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ATI RADEON 9800 SE 128bit

Graphics cards based on RADEON 9800 SE and equipped with 128bit memory bus are based on RADEON 9500 PRO reference design. Today we will take a look at the card from Sapphire representing this item of ATI product range.

This graphics card differs from RADEON 9500 PRO only by the stickers and the cooler shape: coolers like that are usually installed onto All-In-Wonder RADEON 9700 PRO based graphics cards. To tell the truth, I got the impression that they assembled this least expensive graphics card from the RADEON 9800/9800 SE family of the parts that were left in the warehouse. :)

The card is equipped with 128MB graphics memory from Samsung with 3.3ns cycle time (Samsung K4D263238E-GC33). The nominal working frequencies of the graphics processor and graphics memory appeared lower than those of RADEON 9800 SE 256bit. Namely, they were 275MHz for the chip and 540MHz for the memory.

RADEON 9800 SE with 128bit memory bus can also be modified, i.e. it is possible to enable all 8 pixel pipelines and HyperZ III. However, if the modified graphics cards with 256bit memory could be called fully-fledged RADEON 9800 solutions, then the 8-pipeline RADEON 9800 with 128bit memory bus do not exist in the market and there is no DeviceID for them.

Anyway, this fact will never stop us from enabling everything possible in the RADEON 9800 SE 128bit with the help of Rivatuner utility and obtaining a RADEON 9800 with 128bit memory access. In fact, this is almost a complete analogue of the RADEON 9500 PRO, which also features 8 pixel pipelines and 128bit memory bus.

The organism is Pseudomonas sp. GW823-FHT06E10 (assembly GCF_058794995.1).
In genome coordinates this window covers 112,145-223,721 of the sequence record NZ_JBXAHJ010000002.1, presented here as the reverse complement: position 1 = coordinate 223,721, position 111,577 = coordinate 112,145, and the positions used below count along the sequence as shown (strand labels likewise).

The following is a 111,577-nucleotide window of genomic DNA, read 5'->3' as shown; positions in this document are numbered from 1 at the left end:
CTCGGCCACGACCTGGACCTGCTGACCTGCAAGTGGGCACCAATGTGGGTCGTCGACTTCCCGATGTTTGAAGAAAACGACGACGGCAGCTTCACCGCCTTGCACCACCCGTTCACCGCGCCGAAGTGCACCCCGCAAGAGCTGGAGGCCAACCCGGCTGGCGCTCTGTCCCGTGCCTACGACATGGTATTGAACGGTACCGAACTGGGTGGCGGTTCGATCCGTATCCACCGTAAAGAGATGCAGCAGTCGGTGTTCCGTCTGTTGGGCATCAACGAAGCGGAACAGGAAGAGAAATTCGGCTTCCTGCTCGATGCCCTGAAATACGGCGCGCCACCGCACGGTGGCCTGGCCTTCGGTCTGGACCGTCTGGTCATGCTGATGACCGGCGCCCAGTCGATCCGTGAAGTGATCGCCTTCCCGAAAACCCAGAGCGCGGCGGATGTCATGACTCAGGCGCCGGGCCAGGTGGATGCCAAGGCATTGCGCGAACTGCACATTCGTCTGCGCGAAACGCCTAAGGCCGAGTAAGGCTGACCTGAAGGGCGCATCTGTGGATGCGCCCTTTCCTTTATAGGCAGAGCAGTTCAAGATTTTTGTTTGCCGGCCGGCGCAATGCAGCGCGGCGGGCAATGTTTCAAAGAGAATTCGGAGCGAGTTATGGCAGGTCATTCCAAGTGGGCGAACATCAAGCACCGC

I have to confess that the modification of the graphics card we had at our disposal appeared not absolutely successful. When we turned our chip into RADEON 9800, i.e. when we enabled all 8 pixel pipelines and HyperZ III, we noticed a missing image square at the top of the screen approximately 8x8 pixels big in all games. This is direct evidence that this graphics processor was assigned for RADEON 9800 SE 128bit solution because of the defective part of cache for the low-resolution Z-buffer. Besides this missing square we revealed no other unpleasant surprises throughout the entire test session.

The incorrect display of 64 pixels hardly told on the image processing speed (I even took the trouble of calculating that 64 pixels occupy only 0.008% of the screen area for 1024x768 resolution). That is why I decided that there is no need to replace this graphics card with a different one and disregarded the revealed artifact this time, especially since we are going to consider the performance and not the image quality that much today.

The overclocking of this graphics card appeared really pleasing: the maximum chip and memory frequencies when the card remained stable equaled 390MHz for the chip and 700MHz for the memory, which means that we managed to speed up the core by 42% and the graphics memory by a little less than 30%. This is an excellent result, I should say!

But let’s not make any preliminary announcements: I suggest that we find out first how greatly the performance of this highly overclockable “new RADEON 9500 PRO” solution will be limited by the narrow 128bit memory bus.

 
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